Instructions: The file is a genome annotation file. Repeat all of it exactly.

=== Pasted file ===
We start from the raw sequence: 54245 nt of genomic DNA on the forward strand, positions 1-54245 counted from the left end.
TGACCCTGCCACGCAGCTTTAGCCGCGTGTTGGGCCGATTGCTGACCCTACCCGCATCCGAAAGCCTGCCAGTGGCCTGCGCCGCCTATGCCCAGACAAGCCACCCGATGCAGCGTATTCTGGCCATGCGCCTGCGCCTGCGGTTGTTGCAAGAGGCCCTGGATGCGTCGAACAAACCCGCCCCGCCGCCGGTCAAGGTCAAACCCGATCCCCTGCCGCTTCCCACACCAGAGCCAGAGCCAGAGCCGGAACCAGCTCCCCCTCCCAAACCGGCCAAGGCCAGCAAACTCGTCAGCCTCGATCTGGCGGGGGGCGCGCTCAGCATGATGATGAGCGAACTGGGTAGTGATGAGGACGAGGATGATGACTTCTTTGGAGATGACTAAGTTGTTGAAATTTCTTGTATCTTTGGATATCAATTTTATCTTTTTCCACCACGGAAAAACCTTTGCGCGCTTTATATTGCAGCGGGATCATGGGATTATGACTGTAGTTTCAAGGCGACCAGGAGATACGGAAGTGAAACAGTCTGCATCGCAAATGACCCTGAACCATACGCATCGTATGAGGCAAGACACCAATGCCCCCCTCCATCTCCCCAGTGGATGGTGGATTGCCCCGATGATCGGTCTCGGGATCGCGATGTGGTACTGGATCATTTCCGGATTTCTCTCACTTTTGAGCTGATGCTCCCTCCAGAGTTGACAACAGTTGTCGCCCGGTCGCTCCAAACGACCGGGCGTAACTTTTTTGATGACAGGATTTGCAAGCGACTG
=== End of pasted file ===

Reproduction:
We start from the raw sequence: 54245 nt of genomic DNA on the forward strand, positions 1-54245 counted from the left end.
TGACCCTGCCACGCAGCTTTAGCCGCGTGTTGGGCCGATTGCTGACCCTACCCGCATCCGAAAGCCTGCCAGTGGCCTGCGCCGCCTATGCCCAGACAAGCCACCCGATGCAGCGTATTCTGGCCATGCGCCTGCGCCTGCGGTTGTTGCAAGAGGCCCTGGATGCGTCGAACAAACCCGCCCCGCCGCCGGTCAAGGTCAAACCCGATCCCCTGCCGCTTCCCACACCAGAGCCAGAGCCAGAGCCGGAACCAGCTCCCCCTCCCAAACCGGCCAAGGCCAGCAAACTCGTCAGCCTCGATCTGGCGGGGGGCGCGCTCAGCATGATGATGAGCGAACTGGGTAGTGATGAGGACGAGGATGATGACTTCTTTGGAGATGACTAAGTTGTTGAAATTTCTTGTATCTTTGGATATCAATTTTATCTTTTTCCACCACGGAAAAACCTTTGCGCGCTTTATATTGCAGCGGGATCATGGGATTATGACTGTAGTTTCAAGGCGACCAGGAGATACGGAAGTGAAACAGTCTGCATCGCAAATGACCCTGAACCATACGCATCGTATGAGGCAAGACACCAATGCCCCCCTCCATCTCCCCAGTGGATGGTGGATTGCCCCGATGATCGGTCTCGGGATCGCGATGTGGTACTGGATCATTTCCGGATTTCTCTCACTTTTGAGCTGATGCTCCCTCCAGAGTTGACAACAGTTGTCGCCCGGTCGCTCCAAACGACCGGGCGTAACTTTTTTGATGACAGGATTTGCAAGCGACTG